Just less than three weeks removed from the departure of Nikki Caldwell, former Florida State associate head coach Cori Close has been named the newest head coach of the UCLA women’s basketball team, it was announced Thursday.
Although it marks Close’s second stint with the Bruins after serving on the staff of then-head coach Kathy Olivier in the 1993-1994 season, it will be her first time in a head coaching position.
“This is just not about me. This is about the wonderful student-athletes I’m going to have a chance to lead,” Close said. “It’s about finding new gears that even (the) ladies don’t know (they) have. It’s a very unique opportunity I have, because this program is not broken.”
During her career with the Seminoles, Close was particularly known for her offensive schemes and will look to tweak the UCLA offense to bring out its best.
“I’m not a person who brings the Princeton or triangle offense every place I go,” Close said. “I really try to look at who we have, especially when you’re building. … Initially, I’m going to have to be very creative to make sure that we are exemplifying our strengths and hiding what weaknesses we have.”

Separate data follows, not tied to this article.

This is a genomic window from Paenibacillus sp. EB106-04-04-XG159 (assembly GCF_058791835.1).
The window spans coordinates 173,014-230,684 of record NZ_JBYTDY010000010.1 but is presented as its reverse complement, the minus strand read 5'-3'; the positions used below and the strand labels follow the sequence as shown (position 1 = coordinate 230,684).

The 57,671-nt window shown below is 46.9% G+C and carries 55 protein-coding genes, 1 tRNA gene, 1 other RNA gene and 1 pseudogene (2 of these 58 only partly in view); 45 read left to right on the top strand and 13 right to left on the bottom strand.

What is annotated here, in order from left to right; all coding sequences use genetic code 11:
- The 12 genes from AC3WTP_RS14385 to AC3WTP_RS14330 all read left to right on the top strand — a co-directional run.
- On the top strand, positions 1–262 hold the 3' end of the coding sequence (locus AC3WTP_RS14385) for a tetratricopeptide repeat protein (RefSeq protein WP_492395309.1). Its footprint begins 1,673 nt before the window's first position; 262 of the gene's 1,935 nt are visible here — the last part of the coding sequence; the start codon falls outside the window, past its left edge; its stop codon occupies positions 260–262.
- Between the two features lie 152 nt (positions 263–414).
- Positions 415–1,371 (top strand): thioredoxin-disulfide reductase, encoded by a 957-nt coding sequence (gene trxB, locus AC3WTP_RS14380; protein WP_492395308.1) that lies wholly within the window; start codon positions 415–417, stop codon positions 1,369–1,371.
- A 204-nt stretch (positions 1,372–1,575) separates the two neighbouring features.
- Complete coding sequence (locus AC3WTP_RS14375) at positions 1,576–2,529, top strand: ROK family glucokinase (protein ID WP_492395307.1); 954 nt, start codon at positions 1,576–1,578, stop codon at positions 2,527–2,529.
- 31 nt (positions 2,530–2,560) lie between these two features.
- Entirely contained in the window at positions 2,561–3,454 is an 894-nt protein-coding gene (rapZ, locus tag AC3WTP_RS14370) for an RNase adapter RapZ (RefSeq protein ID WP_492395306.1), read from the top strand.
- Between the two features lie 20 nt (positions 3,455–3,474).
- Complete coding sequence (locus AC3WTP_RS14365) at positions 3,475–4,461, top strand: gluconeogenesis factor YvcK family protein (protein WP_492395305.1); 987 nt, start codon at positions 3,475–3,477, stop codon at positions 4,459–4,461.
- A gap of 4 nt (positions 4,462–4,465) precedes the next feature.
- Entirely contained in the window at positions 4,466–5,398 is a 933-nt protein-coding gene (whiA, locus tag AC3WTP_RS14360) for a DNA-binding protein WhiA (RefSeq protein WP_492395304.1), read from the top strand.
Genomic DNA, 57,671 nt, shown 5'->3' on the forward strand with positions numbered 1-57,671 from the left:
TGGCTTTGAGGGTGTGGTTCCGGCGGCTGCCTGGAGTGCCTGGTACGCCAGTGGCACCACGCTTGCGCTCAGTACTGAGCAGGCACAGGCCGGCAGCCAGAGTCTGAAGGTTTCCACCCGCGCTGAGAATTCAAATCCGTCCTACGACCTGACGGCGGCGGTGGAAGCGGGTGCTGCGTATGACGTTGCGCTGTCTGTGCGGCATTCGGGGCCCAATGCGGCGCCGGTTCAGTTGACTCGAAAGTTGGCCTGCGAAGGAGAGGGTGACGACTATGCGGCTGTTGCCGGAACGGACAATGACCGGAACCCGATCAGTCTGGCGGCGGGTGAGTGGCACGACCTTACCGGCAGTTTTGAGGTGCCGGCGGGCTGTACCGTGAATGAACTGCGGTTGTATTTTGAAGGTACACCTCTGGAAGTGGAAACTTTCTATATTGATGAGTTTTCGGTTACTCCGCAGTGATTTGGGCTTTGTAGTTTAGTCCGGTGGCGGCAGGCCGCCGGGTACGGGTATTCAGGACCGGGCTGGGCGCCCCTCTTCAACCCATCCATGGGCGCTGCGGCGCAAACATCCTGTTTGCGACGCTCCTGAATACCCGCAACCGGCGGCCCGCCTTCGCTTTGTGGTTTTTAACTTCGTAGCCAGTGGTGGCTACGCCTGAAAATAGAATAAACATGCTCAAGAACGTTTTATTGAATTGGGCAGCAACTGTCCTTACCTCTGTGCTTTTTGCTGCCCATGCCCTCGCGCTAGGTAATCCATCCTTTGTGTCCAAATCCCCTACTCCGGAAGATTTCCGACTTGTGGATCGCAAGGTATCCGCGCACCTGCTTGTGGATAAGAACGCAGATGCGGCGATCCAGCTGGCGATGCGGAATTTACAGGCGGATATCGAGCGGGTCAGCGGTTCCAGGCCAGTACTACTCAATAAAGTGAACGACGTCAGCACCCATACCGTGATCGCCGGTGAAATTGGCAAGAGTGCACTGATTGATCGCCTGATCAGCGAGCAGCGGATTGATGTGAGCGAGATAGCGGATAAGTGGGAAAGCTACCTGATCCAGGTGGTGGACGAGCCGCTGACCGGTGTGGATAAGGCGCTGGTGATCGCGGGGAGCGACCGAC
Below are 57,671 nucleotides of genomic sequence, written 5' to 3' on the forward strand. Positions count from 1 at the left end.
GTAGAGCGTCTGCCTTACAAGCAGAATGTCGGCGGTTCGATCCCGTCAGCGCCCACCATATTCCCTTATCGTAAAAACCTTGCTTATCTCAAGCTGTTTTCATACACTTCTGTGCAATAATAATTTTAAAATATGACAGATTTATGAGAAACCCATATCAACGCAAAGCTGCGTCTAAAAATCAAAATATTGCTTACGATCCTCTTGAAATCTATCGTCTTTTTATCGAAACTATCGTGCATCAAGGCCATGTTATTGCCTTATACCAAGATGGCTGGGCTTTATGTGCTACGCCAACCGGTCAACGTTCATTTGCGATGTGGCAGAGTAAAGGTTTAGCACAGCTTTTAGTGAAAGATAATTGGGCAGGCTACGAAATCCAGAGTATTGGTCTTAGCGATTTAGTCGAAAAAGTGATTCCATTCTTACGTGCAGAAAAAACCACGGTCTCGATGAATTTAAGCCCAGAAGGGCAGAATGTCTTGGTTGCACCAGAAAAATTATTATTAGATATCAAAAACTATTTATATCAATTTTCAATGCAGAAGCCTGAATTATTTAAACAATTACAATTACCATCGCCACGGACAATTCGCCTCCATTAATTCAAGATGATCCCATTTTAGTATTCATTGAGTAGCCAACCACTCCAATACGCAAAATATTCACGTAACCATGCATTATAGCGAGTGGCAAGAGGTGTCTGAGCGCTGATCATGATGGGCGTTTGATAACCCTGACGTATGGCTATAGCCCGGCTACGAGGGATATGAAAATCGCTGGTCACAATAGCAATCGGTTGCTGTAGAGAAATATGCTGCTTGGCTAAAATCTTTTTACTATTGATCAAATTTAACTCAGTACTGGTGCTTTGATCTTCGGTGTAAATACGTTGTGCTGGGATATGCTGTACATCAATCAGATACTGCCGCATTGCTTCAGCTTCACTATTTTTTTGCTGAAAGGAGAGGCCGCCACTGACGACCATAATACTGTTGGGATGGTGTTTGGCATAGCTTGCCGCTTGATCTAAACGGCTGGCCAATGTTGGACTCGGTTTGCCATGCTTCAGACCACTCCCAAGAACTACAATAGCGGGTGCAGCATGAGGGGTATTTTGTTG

As for the players, the new coaching hire signals the beginning of a new phase in their careers. Last season, the Bruins went 28-5, one victory shy of matching the program’s best record.
“(Close) explained it to us when we first met her that it might be hard to trust again in the same situation,” rising junior guard Mariah Williams said, alluding to the departure of Caldwell. “But I really respected the fact that she looked each and every one of us in the eye and said that all she’s asking for is the opportunity to prove herself. That’s all anyone can ask for.”
Close remained adamant for the time being that she is determined to fill the void to the best of her ability, even if her mannerisms don’t quite resemble those of her predecessor.
“I have said to many people that I will never be able to match (Caldwell’s) fashion sense,” she said. “I know there are some things that Nikki did, and I admire them greatly, but I’m going to have to lead this program in a way that fits my personality and continues to move the program toward its goals accordingly.”